Managers also purchase supplies and equipment for the property, and make arrangements with specialists for repairs that cannot be handled by regular property maintenance staff. In addition to fulfilling these duties, property managers must understand and comply with relevant legislation, such as the Americans with Disabilities Act, the Federal Fair Housing Amendment Act, and local fair housing laws. They must ensure that their renting and advertising practices are not discriminatory, and that the property itself complies with all of the local, State, and Federal regulations and building codes.
On-site property managers are responsible for the day-to-day operations of a single property, such as an office building, a shopping center, a community association, or an apartment complex. To ensure that the property is safe and properly maintained, On-site managers routinely inspect the grounds, facilities, and equipment to determine whether repairs or maintenance are needed. In handling requests for repairs or trying to resolve complaints, they meet not only with current residents, but also with prospective residents or tenants to show vacant apartments or office space (Yorke, Marianne May, 1984)
On-site managers also are responsible for enforcing the terms of rental or lease agreements, such as rent collection, parking and pet restrictions, and termination-of-lease procedures. Other important duties of On-site managers include keeping accurate, up-to-date records of income and expenditures from property operations and submitting regular expense reports to the senior-level property manager or owners.
Education and training. Most employers prefer to hire college graduates for property management positions. In fact, employers increasingly are hiring inexperienced college graduates with a bachelorââ‚¬â„¢s or masterââ‚¬â„¢s degree in business administration, accounting, finance, real estate, or public administration for these positions. Those with degrees in the liberal arts also may qualify, especially if they have relevant coursework. Many people entering jobs such as assistant property manager have on-site management experience.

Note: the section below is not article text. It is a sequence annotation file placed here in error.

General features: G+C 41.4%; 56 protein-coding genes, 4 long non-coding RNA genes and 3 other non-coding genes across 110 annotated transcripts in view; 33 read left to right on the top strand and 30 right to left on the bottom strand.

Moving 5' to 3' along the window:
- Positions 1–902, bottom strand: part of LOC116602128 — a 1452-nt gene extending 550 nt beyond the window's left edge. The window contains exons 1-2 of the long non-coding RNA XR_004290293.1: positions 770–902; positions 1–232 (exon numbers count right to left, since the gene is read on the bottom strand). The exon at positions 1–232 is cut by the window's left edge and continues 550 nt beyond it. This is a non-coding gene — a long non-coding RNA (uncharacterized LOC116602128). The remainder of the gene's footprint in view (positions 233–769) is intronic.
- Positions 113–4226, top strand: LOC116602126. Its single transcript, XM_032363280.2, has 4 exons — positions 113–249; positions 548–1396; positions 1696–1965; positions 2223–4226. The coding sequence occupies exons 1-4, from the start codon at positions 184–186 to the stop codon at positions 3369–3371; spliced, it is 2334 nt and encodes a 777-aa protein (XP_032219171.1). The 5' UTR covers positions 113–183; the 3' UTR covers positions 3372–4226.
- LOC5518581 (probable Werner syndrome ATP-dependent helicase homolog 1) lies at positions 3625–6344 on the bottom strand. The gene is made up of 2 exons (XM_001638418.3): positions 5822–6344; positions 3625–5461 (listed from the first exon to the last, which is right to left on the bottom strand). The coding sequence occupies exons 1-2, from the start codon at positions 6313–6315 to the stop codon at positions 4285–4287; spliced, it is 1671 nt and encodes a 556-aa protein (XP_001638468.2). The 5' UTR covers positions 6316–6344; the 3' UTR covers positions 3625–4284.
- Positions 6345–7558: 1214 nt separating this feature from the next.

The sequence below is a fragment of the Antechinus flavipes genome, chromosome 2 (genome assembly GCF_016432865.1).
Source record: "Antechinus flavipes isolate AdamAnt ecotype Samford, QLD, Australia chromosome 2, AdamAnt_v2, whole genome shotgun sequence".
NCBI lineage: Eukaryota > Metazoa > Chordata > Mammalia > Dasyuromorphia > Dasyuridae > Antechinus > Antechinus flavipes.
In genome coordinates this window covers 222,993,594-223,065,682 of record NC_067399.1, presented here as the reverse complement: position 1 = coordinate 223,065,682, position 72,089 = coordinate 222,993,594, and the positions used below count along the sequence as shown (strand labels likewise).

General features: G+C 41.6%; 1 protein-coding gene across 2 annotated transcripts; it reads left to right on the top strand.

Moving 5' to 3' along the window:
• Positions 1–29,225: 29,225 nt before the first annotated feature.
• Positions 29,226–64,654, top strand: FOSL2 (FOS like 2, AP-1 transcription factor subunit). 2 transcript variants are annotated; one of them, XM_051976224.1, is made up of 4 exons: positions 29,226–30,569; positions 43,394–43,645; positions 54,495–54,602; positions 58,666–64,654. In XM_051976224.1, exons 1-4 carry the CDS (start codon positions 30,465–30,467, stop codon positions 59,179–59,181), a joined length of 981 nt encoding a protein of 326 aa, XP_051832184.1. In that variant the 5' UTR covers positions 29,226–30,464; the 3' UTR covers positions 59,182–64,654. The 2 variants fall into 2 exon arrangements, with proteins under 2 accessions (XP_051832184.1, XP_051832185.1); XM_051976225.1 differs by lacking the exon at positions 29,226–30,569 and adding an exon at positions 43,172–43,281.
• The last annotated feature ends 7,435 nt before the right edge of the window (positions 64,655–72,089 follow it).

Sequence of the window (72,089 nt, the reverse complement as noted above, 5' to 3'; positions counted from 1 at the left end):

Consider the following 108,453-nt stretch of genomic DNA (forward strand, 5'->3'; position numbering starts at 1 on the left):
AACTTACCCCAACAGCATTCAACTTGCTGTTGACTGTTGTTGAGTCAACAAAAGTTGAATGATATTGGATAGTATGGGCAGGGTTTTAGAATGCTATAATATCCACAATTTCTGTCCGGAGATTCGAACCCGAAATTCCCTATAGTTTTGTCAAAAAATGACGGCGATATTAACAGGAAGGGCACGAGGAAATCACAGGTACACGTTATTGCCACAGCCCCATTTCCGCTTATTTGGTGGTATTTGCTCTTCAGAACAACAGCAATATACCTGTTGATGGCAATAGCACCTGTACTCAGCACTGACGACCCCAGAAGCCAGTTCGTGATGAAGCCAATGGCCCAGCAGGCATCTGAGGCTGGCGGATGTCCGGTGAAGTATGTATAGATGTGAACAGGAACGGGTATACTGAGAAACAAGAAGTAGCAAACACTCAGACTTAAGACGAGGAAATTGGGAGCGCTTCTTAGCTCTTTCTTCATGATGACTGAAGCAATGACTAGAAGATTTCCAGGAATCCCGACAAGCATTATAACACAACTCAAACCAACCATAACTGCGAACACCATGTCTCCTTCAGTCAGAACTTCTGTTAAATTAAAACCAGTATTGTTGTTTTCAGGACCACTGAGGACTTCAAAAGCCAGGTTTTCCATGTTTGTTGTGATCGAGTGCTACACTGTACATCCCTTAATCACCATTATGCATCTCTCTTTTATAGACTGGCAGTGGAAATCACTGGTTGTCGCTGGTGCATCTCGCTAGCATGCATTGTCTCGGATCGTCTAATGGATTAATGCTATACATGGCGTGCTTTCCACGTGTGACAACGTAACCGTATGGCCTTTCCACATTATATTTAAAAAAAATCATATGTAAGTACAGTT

License. Managers of public housing subsidized by the Federal Government are required to be certified, but many property, real estate, and community association managers who work with all types of property choose to earn a professional designation voluntarily, because it represents formal recognition of their achievements and affords status in the occupation. Real estate managers who buy or sell property are required to be licensed by the State in which they practice. In a few States, property association managers must be licensed. (Bureau of Labor Statistics, Dec 2009)
Median annual earnings of salaried property, real estate, and community association managers were $43,070 in May 2006. The middle 50 percent earned between $28,700 and $64,200 a year. The lowest 10 percent earned less than $20,140, and the highest 10 percent earned more than $95,170 a year. Many resident apartment managers and on-site association managers receive the use of an apartment as part of their compensation package. Managers often are reimbursed for the use of their personal vehicles, and managers employed in land development often receive a small percentage of ownership in the projects that they develop (Bureau of Labor Statistics, Dec 2009).
Armed with the appropriate tools, experience and education, the On-Site Property Manager will ensure a handsome investment return for the Owner(s) and well-groomed home for the Tenant. The property will be a great asset to the community and an opportunity to build upon with additional investments for the Owner and Shareholders. The Property Manager will take great pride in his/her position for it has immediate feedback and a great return and a modest but secure income.